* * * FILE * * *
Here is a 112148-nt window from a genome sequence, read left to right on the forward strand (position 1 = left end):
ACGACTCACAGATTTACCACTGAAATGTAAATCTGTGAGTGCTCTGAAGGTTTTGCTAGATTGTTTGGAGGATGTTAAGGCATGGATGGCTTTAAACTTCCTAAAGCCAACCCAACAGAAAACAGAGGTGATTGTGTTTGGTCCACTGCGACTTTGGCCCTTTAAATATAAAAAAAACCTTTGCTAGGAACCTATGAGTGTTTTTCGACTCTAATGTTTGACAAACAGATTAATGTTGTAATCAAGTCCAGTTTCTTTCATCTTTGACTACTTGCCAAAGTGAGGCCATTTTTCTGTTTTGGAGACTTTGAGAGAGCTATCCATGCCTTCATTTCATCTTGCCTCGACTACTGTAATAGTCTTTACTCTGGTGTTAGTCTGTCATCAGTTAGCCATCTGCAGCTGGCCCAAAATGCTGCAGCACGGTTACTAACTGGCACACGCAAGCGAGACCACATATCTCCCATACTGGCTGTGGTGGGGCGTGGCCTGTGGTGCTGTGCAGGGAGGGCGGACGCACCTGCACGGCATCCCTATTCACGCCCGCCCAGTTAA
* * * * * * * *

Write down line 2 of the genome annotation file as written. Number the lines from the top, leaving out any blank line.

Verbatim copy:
ACGACTCACAGATTTACCACTGAAATGTAAATCTGTGAGTGCTCTGAAGGTTTTGCTAGATTGTTTGGAGGATGTTAAGGCATGGATGGCTTTAAACTTCCTAAAGCCAACCCAACAGAAAACAGAGGTGATTGTGTTTGGTCCACTGCGACTTTGGCCCTTTAAATATAAAAAAAACCTTTGCTAGGAACCTATGAGTGTTTTTCGACTCTAATGTTTGACAAACAGATTAATGTTGTAATCAAGTCCAGTTTCTTTCATCTTTGACTACTTGCCAAAGTGAGGCCATTTTTCTGTTTTGGAGACTTTGAGAGAGCTATCCATGCCTTCATTTCATCTTGCCTCGACTACTGTAATAGTCTTTACTCTGGTGTTAGTCTGTCATCAGTTAGCCATCTGCAGCTGGCCCAAAATGCTGCAGCACGGTTACTAACTGGCACACGCAAGCGAGACCACATATCTCCCATACTGGCTGTGGTGGGGCGTGGCCTGTGGTGCTGTGCAGGGAGGGCGGACGCACCTGCACGGCATCCCTATTCACGCCCGCCCAGTTAA